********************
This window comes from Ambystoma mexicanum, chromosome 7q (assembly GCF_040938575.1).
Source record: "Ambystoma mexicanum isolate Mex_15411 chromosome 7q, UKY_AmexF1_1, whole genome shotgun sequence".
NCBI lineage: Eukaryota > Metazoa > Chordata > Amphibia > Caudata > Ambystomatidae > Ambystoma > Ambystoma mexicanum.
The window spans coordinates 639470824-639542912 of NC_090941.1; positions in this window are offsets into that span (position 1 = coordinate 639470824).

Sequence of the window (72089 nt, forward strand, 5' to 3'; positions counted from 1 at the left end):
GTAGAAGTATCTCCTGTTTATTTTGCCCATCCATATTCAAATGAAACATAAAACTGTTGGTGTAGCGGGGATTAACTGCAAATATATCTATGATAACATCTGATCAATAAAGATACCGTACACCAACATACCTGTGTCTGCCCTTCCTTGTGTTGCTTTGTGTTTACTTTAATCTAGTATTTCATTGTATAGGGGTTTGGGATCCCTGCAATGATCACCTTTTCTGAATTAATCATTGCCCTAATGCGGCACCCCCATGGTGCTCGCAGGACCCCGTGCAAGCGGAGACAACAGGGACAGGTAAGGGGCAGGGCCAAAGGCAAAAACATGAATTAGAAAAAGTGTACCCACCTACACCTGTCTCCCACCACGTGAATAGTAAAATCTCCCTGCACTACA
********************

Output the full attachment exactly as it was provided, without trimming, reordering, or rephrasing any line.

This window comes from Ambystoma mexicanum, chromosome 7q (assembly GCF_040938575.1).
Source record: "Ambystoma mexicanum isolate Mex_15411 chromosome 7q, UKY_AmexF1_1, whole genome shotgun sequence".
NCBI lineage: Eukaryota > Metazoa > Chordata > Amphibia > Caudata > Ambystomatidae > Ambystoma > Ambystoma mexicanum.
The window spans coordinates 639470824-639542912 of NC_090941.1; positions in this window are offsets into that span (position 1 = coordinate 639470824).

Sequence of the window (72089 nt, forward strand, 5' to 3'; positions counted from 1 at the left end):
GTAGAAGTATCTCCTGTTTATTTTGCCCATCCATATTCAAATGAAACATAAAACTGTTGGTGTAGCGGGGATTAACTGCAAATATATCTATGATAACATCTGATCAATAAAGATACCGTACACCAACATACCTGTGTCTGCCCTTCCTTGTGTTGCTTTGTGTTTACTTTAATCTAGTATTTCATTGTATAGGGGTTTGGGATCCCTGCAATGATCACCTTTTCTGAATTAATCATTGCCCTAATGCGGCACCCCCATGGTGCTCGCAGGACCCCGTGCAAGCGGAGACAACAGGGACAGGTAAGGGGCAGGGCCAAAGGCAAAAACATGAATTAGAAAAAGTGTACCCACCTACACCTGTCTCCCACCACGTGAATAGTAAAATCTCCCTGCACTACA